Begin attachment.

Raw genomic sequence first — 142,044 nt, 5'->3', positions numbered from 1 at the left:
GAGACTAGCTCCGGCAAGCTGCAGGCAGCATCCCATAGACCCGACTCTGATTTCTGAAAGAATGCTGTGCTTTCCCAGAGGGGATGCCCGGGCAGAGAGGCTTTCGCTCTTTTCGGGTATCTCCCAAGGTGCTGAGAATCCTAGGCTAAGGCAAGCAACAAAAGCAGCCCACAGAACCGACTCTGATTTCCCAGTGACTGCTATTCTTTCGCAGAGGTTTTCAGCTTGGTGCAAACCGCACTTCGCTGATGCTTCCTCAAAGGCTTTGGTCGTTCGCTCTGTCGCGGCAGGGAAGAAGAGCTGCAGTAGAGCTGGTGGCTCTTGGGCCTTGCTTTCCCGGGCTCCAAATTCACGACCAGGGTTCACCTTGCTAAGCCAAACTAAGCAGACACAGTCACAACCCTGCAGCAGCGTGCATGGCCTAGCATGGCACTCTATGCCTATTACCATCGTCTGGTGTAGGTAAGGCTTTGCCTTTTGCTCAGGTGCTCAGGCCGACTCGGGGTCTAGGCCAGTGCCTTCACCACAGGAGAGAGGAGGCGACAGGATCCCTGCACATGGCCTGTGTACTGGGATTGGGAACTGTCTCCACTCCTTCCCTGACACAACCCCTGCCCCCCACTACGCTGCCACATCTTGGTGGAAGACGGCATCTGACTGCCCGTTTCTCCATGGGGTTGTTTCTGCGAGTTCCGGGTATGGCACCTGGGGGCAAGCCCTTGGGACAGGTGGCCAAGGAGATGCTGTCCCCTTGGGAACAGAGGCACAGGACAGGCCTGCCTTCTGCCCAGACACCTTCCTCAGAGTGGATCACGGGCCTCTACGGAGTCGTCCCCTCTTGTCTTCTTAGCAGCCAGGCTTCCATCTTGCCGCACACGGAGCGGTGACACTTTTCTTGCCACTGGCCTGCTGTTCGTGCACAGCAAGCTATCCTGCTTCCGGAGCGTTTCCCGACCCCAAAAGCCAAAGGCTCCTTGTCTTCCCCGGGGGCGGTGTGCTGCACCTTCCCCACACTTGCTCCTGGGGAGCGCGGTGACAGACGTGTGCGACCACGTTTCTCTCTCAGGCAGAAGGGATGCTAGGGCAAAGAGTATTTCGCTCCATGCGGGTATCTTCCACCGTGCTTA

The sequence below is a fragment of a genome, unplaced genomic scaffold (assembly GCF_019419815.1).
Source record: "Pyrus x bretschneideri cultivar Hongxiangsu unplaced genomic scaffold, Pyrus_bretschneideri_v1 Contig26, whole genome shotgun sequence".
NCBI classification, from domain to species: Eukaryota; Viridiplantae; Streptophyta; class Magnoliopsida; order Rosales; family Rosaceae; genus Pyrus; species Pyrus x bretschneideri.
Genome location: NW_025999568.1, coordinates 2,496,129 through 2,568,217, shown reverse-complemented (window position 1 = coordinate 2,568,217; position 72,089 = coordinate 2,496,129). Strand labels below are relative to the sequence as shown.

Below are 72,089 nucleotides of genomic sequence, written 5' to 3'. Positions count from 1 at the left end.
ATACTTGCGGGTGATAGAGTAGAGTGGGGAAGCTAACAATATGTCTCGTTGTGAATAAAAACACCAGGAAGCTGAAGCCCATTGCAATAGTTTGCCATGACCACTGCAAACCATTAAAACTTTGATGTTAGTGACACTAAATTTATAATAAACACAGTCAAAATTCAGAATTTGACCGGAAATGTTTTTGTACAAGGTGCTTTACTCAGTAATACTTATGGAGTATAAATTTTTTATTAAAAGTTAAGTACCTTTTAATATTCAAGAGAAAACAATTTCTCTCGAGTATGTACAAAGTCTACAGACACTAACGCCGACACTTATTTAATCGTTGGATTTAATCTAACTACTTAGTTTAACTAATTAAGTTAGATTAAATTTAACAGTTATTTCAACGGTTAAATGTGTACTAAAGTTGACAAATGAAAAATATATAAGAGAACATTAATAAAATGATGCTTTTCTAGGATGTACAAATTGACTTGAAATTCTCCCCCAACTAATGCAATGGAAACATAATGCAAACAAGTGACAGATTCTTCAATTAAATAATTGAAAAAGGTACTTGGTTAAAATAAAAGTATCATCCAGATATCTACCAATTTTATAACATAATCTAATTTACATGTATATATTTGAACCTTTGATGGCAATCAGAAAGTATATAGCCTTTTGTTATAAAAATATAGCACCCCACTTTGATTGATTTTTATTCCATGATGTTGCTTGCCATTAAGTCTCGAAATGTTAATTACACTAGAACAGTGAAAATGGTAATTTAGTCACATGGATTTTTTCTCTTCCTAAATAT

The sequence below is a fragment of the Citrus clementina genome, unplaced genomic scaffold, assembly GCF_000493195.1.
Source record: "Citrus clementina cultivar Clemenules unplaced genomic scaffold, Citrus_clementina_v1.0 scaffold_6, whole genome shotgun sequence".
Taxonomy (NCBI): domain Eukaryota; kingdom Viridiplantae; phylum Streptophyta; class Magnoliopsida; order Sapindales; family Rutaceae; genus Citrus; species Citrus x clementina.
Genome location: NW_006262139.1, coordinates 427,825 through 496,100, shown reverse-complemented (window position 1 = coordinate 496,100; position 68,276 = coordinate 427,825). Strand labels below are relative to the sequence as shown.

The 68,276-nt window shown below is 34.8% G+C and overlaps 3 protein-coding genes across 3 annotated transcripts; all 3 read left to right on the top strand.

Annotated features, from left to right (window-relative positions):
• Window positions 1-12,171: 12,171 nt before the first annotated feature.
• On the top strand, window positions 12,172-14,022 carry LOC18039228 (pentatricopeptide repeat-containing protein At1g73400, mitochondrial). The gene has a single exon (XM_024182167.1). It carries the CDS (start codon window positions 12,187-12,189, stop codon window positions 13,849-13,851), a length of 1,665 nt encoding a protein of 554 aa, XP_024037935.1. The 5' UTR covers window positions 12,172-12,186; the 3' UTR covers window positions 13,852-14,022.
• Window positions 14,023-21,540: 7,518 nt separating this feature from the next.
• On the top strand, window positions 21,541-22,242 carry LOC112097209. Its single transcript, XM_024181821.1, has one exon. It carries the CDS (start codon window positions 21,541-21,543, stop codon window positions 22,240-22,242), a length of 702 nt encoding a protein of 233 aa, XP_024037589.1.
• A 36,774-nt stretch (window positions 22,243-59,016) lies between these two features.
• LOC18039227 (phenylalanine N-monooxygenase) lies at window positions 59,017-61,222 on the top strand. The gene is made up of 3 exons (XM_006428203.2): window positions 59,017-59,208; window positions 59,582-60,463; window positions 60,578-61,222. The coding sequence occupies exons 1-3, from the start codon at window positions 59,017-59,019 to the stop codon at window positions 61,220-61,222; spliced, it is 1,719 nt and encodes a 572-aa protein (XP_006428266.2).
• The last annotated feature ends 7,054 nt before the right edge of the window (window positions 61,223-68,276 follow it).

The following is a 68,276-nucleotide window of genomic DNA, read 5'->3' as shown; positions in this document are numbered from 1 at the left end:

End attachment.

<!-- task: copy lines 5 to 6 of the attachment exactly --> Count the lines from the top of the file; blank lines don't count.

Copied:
NCBI classification, from domain to species: Eukaryota; Viridiplantae; Streptophyta; class Magnoliopsida; order Rosales; family Rosaceae; genus Pyrus; species Pyrus x bretschneideri.
Genome location: NW_025999568.1, coordinates 2,496,129 through 2,568,217, shown reverse-complemented (window position 1 = coordinate 2,568,217; position 72,089 = coordinate 2,496,129). Strand labels below are relative to the sequence as shown.